ASM is implemented as a special kind of Oracle instance, with its own System Global Area and background processes. The ASM instance is tightly integrated with the database instance. Every server running one or more database instances that use ASM for storage has an ASM instance. In an Oracle RAC environment, there is one ASM instance for each node, and the ASM instances communicate with each other on a peer-to-peer basis. Only one ASM instance is required for each node regardless of the number of database instances on the node.
Oracle recommends that you use ASM for your database file storage, instead of raw devices or the operating system file system. However, databases can have a mixture of ASM files and non-ASM files.
The following is a description of the tools used for installing, configuring, and managing an Oracle RAC database:
Oracle Universal Installer (OUI)–OUI installs the Oracle Clusterware and the Oracle Database software with Oracle RAC. After you configure the nodes that you want to use in your cluster, OUI installs the Oracle software on the specified nodes using a network connection.
Cluster Verification Utility (CVU)–The CVU is a command-line tool that you can use to verify a range of cluster and Oracle RAC components such as shared storage devices, networking configurations, system requirements, and Oracle Clusterware, as well as operating system groups and users. You can use the CVU for preinstallation as well as postinstallation checks of your cluster environment. The CVU is especially useful during preinstallation and during installation of Oracle Clusterware and Oracle RAC components. OUI runs the CVU after the Oracle Clusterware installation to verify your environment.
Server Control (SRVCTL)–SRVCTL is a command-line interface that you can use to manage the resources defined in the Oracle Cluster Registry (OCR). These resources include the node applications, called nodeapps, that make up Oracle Clusterware, which includes the Oracle Notification Service (ONS), the Global Services Daemon (GSD), and the Virtual IP (VIP). Other resources that can be managed by SRVCTL include databases, instances, listeners, services, applications, and Oracle Enterprise Manager agents. Using SRVCTL you can start and stop nodeapps, databases, instances, listeners, and services, delete or move instances and services, add services, and manage configuration information.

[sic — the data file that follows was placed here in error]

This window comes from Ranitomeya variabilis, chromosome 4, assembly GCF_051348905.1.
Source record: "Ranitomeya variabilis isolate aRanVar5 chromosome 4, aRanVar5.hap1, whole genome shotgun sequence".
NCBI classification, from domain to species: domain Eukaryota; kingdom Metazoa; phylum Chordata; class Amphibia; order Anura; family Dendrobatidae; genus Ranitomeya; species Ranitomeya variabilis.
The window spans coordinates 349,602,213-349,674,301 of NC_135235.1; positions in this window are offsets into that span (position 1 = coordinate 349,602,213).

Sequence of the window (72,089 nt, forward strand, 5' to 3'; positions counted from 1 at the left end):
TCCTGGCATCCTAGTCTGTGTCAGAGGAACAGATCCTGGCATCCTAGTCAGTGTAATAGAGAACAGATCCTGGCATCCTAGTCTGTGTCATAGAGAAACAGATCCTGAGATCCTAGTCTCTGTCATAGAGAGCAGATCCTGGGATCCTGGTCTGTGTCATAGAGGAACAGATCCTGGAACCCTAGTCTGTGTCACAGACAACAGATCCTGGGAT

Cluster Ready Services Control (CRSCTL)–CRSCTL is a command-line tool that you can use to manage Oracle Clusterware daemons. These daemons include Cluster Synchronization Services (CSS), Cluster-Ready Services (CRS), and Event Manager (EVM). You can use CRSCTL to start and stop Oracle Clusterware and to determine the current status of your Oracle Clusterware installation.
If you plan to install and configure Oracle RAC on an operating system other than Red Hat Linux, you can still use this guide to obtain a general understanding about how to deploy Oracle RAC. You can also use this guide for deploying Oracle RAC on clusters with more than two nodes. For all environments that do not match the environment that this guide describes, modify the examples accordingly.
When installing Oracle RAC on a different platform or different operating system version than Red Hat Linux, refer to the installation and configuration guides for that platform. For example, if you are installing Oracle RAC on the Solaris operating system, then you would use the following guides:
Oracle Clusterware Installation Guide for Solaris Operating System
Oracle Real Application Clusters Installation Guide for Solaris Operating System
Oracle Clusterware and Oracle RAC do not support heterogeneous platforms in the same cluster. For example, you cannot have one node in the cluster running Red Hat Linux and another node in the same cluster running Solaris UNIX. All nodes must run the same operating system, that is, they must be binary compatible. Oracle RAC does not support machines having different chip architectures in the same cluster. However, you can have machines of different speeds and sizes in the same cluster.